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We know Phil Ivey is now playing for the most coveted prize in poker, the WSOP Main Even bracelet. What we don’t know much about is Ivey’s personal life, until now. Ivey allowed ESPN’s E60 crew to follow him around the globe from north America to Europe for a busy four days in September.

The first stop was Foxwoods Casino in Connecticut. Ivey ignored the lavish villa prepared for him and proceeded to bet up to $50,000 on craps before leaving on his private plane. Rhyeem McCutchen, Ivey’s childhood friend, knows firsthand Ivey did not start out living the high life. Both grew up in Roselle, New Jersey where Ivey worked at a McDonald’s restaurant and shot dice in the bathroom to earn money.

After graduating from high school Ivey took a job as a telemarketer, but soon began to play poker in Atlantic City for days at a time. Phil Ivey developed a love for poker at the age of 8. To escape the heat of his parents home, which wasn’t air conditioned, Ivey would sneak downstairs where his grandpa lived. His grandpa taught him the game and Phil took an immediate liking to it. Eight year old Ivey loved poker, despite the fact he was playing for mere pennies and his grandpa was cheating him. Ivey’s grandpa cheated in an attempt discourage Phil from gambling.

Unfortunately, love for something doesn’t translate to immediate success. Ivey admits when he was 18 he sometimes lost all his money during the night at the casinos and was forced to sleep under Atlantic City’s Boardwalk. Ivey described waking up to the sun as a “disgusting feeling.” Despite the setbacks, Ivey was determined to make a living at poker and expressed his desire to be unlike his parents, working 9-5 jobs.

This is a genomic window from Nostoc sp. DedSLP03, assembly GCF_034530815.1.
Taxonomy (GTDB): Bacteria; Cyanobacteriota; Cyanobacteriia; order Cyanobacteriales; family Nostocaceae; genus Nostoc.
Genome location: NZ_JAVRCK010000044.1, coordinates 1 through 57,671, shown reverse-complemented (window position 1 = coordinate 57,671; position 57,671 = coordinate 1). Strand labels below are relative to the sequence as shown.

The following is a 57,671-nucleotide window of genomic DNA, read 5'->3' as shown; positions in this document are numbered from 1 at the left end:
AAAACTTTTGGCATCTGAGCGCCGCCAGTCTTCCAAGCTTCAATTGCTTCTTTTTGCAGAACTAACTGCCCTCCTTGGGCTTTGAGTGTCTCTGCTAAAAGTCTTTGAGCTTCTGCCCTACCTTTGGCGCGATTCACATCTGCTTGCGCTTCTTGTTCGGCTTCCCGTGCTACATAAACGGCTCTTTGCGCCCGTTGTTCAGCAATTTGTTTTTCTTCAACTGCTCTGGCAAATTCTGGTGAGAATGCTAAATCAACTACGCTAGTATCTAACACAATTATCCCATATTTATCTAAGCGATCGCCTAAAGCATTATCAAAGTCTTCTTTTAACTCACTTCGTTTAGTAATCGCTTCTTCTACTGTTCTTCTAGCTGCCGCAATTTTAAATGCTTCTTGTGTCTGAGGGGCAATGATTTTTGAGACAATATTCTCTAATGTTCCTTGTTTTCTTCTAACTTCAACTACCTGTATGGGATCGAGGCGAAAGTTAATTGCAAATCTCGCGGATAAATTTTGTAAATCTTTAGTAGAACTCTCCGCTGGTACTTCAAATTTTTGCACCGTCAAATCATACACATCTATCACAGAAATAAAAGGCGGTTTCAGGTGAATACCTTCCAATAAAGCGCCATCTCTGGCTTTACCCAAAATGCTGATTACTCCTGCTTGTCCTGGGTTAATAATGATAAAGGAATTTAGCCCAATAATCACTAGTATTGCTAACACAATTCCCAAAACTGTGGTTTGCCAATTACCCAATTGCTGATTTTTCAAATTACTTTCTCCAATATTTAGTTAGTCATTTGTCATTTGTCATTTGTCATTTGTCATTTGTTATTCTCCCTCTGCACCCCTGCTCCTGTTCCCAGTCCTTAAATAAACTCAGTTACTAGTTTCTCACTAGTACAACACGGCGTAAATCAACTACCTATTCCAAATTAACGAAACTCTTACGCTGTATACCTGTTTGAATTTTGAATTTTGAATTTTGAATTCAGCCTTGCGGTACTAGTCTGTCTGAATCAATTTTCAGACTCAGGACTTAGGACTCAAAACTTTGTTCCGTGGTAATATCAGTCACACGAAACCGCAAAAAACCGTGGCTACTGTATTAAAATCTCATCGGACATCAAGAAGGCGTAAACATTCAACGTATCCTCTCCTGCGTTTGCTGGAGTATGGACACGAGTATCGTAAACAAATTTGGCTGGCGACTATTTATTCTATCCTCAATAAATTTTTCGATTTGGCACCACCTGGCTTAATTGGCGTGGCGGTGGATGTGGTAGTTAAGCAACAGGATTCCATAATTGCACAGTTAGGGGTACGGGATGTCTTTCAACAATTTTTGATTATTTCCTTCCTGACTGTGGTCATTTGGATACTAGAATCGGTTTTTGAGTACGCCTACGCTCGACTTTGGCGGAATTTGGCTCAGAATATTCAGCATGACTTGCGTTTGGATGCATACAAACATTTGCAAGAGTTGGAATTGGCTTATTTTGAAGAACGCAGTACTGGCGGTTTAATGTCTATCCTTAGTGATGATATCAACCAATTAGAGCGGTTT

The crews next stop was the Casino de Montreal in Canada. Ivey nonchalantly wrote a check for one million dollars in chips so he could play on another private high stakes craps table. Ivey started out down $365,000 but soon was up to $1.500,000. Ivey allowed a member of the E 60 crew toss the dice for him, but he lost, costing Ivey $240,000. Despite the loss, Ivey finished up $750,000 in about half an hour of play.

At the age of 21 Ivey moved to Las Vegas to become a professional poker player. In just three years Phil Ivey amassed $550,000 by winning 4 WSOP bracelets. Not feeling satisfied, Ivey decided to play in a high stakes cash game at the Hustler Casino near Los Angeles. The pots in these high stakes games could be massive, reaching hundreds of thousands of dollars. Phil was soon down to the last $50,000 and called his friend McCutchen to sit behind him for his last stand. McCutchen conveyed to E 60 that Ivey was going to quit poker if he lost that last $50,000 to his name. That day Ivey destroyed the opposition, like he did in the WSOP tournaments, and finished with about two million dollars.

Amsterdam was the E 60 crews third stop. Phil expressed to the crew that today was a day off, which meant no gambling of any kind. The crew simply wandered around, taking in the sights and sounds of the beautiful city in the Netherlands.

Ivey continued to destroy Las Vegas cash games and tournaments. In 2006, Ivey and a group of players, deemed the Corporation, pooled their money together to each play billionaire Andy Beal heads up. In three days Ivey earned the group $16,600,000. The magnanimous Ivey bought his mother a condo, and provided his sister enough money to go to college and law school. Phil got a little something for himself too, a half-million Mercedes-McClaren SLR sports car.

The final stop for the E60 crew was an arena in Salzurg, Austria where Ivey was promoting Full Tilt poker. Thousands of fans cheered when he was introduced. He signed autographs and took pictures which could become more valuable if Ivey takes down the Main Event back in Las Vegas.

Phil Ivey has gone from sitting under the dark and cold boardwalk to sitting under the warm bright lights of the Main Event Final Table. His Main Event victory would be incredible, never has such a big name navigated its way to victory in a nearly 6500 player field. With all the obstacles Phil Ivey has overcome, it may be unwise to bet against him, it may be destiny.